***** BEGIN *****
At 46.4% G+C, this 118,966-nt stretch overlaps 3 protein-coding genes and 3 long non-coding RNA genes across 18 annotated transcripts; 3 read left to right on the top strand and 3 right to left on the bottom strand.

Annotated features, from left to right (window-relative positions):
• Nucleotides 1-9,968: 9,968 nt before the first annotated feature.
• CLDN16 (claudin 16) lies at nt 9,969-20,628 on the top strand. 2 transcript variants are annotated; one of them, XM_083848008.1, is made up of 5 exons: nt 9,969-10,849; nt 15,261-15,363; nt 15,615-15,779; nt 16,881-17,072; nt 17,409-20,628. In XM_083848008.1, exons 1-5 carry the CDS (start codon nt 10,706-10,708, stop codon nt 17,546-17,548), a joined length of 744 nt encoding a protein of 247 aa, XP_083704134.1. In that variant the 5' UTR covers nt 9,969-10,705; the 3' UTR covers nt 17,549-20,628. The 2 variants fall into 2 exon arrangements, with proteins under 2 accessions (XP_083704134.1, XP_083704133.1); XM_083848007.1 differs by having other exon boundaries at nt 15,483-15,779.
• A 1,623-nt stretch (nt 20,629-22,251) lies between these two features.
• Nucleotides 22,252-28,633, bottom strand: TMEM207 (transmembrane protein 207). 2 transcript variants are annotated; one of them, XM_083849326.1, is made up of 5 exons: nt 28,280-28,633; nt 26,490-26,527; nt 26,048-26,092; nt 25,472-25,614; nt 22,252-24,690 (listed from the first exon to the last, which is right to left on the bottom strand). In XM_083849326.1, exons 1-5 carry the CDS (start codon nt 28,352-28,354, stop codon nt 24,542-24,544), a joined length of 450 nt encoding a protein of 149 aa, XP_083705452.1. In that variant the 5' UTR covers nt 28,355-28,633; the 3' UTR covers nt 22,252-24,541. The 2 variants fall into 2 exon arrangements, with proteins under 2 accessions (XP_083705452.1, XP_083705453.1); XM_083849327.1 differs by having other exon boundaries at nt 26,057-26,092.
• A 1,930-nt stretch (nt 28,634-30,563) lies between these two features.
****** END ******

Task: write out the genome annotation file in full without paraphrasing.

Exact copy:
At 46.4% G+C, this 118,966-nt stretch overlaps 3 protein-coding genes and 3 long non-coding RNA genes across 18 annotated transcripts; 3 read left to right on the top strand and 3 right to left on the bottom strand.

Annotated features, from left to right (window-relative positions):
• Nucleotides 1-9,968: 9,968 nt before the first annotated feature.
• CLDN16 (claudin 16) lies at nt 9,969-20,628 on the top strand. 2 transcript variants are annotated; one of them, XM_083848008.1, is made up of 5 exons: nt 9,969-10,849; nt 15,261-15,363; nt 15,615-15,779; nt 16,881-17,072; nt 17,409-20,628. In XM_083848008.1, exons 1-5 carry the CDS (start codon nt 10,706-10,708, stop codon nt 17,546-17,548), a joined length of 744 nt encoding a protein of 247 aa, XP_083704134.1. In that variant the 5' UTR covers nt 9,969-10,705; the 3' UTR covers nt 17,549-20,628. The 2 variants fall into 2 exon arrangements, with proteins under 2 accessions (XP_083704134.1, XP_083704133.1); XM_083848007.1 differs by having other exon boundaries at nt 15,483-15,779.
• A 1,623-nt stretch (nt 20,629-22,251) lies between these two features.
• Nucleotides 22,252-28,633, bottom strand: TMEM207 (transmembrane protein 207). 2 transcript variants are annotated; one of them, XM_083849326.1, is made up of 5 exons: nt 28,280-28,633; nt 26,490-26,527; nt 26,048-26,092; nt 25,472-25,614; nt 22,252-24,690 (listed from the first exon to the last, which is right to left on the bottom strand). In XM_083849326.1, exons 1-5 carry the CDS (start codon nt 28,352-28,354, stop codon nt 24,542-24,544), a joined length of 450 nt encoding a protein of 149 aa, XP_083705452.1. In that variant the 5' UTR covers nt 28,355-28,633; the 3' UTR covers nt 22,252-24,541. The 2 variants fall into 2 exon arrangements, with proteins under 2 accessions (XP_083705452.1, XP_083705453.1); XM_083849327.1 differs by having other exon boundaries at nt 26,057-26,092.
• A 1,930-nt stretch (nt 28,634-30,563) lies between these two features.